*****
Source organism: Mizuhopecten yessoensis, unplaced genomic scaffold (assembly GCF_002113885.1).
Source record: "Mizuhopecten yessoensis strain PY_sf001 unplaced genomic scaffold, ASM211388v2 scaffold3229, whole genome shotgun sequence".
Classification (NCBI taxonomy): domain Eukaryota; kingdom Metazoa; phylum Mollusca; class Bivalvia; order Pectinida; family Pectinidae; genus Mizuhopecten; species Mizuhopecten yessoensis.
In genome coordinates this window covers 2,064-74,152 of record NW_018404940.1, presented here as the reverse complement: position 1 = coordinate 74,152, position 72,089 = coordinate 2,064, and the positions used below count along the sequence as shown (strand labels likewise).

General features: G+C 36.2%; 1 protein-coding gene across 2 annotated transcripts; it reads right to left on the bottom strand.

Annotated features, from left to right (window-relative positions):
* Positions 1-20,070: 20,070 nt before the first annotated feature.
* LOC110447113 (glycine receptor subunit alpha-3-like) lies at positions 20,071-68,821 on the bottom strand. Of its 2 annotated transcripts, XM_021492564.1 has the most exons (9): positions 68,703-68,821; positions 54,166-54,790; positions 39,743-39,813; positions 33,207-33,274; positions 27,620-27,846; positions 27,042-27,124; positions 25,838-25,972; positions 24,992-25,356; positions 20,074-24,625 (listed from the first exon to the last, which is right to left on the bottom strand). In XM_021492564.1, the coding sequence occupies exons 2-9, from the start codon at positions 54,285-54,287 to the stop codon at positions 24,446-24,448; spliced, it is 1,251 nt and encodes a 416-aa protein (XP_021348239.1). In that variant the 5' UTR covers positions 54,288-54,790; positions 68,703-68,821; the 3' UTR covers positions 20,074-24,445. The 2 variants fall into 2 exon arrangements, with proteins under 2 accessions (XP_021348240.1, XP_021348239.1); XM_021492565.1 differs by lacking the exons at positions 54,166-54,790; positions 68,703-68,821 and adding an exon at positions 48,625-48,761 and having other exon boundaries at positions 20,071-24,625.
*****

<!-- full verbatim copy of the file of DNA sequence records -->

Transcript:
Source organism: Mizuhopecten yessoensis, unplaced genomic scaffold (assembly GCF_002113885.1).
Source record: "Mizuhopecten yessoensis strain PY_sf001 unplaced genomic scaffold, ASM211388v2 scaffold3229, whole genome shotgun sequence".
Classification (NCBI taxonomy): domain Eukaryota; kingdom Metazoa; phylum Mollusca; class Bivalvia; order Pectinida; family Pectinidae; genus Mizuhopecten; species Mizuhopecten yessoensis.
In genome coordinates this window covers 2,064-74,152 of record NW_018404940.1, presented here as the reverse complement: position 1 = coordinate 74,152, position 72,089 = coordinate 2,064, and the positions used below count along the sequence as shown (strand labels likewise).

General features: G+C 36.2%; 1 protein-coding gene across 2 annotated transcripts; it reads right to left on the bottom strand.

Annotated features, from left to right (window-relative positions):
* Positions 1-20,070: 20,070 nt before the first annotated feature.
* LOC110447113 (glycine receptor subunit alpha-3-like) lies at positions 20,071-68,821 on the bottom strand. Of its 2 annotated transcripts, XM_021492564.1 has the most exons (9): positions 68,703-68,821; positions 54,166-54,790; positions 39,743-39,813; positions 33,207-33,274; positions 27,620-27,846; positions 27,042-27,124; positions 25,838-25,972; positions 24,992-25,356; positions 20,074-24,625 (listed from the first exon to the last, which is right to left on the bottom strand). In XM_021492564.1, the coding sequence occupies exons 2-9, from the start codon at positions 54,285-54,287 to the stop codon at positions 24,446-24,448; spliced, it is 1,251 nt and encodes a 416-aa protein (XP_021348239.1). In that variant the 5' UTR covers positions 54,288-54,790; positions 68,703-68,821; the 3' UTR covers positions 20,074-24,445. The 2 variants fall into 2 exon arrangements, with proteins under 2 accessions (XP_021348240.1, XP_021348239.1); XM_021492565.1 differs by lacking the exons at positions 54,166-54,790; positions 68,703-68,821 and adding an exon at positions 48,625-48,761 and having other exon boundaries at positions 20,071-24,625.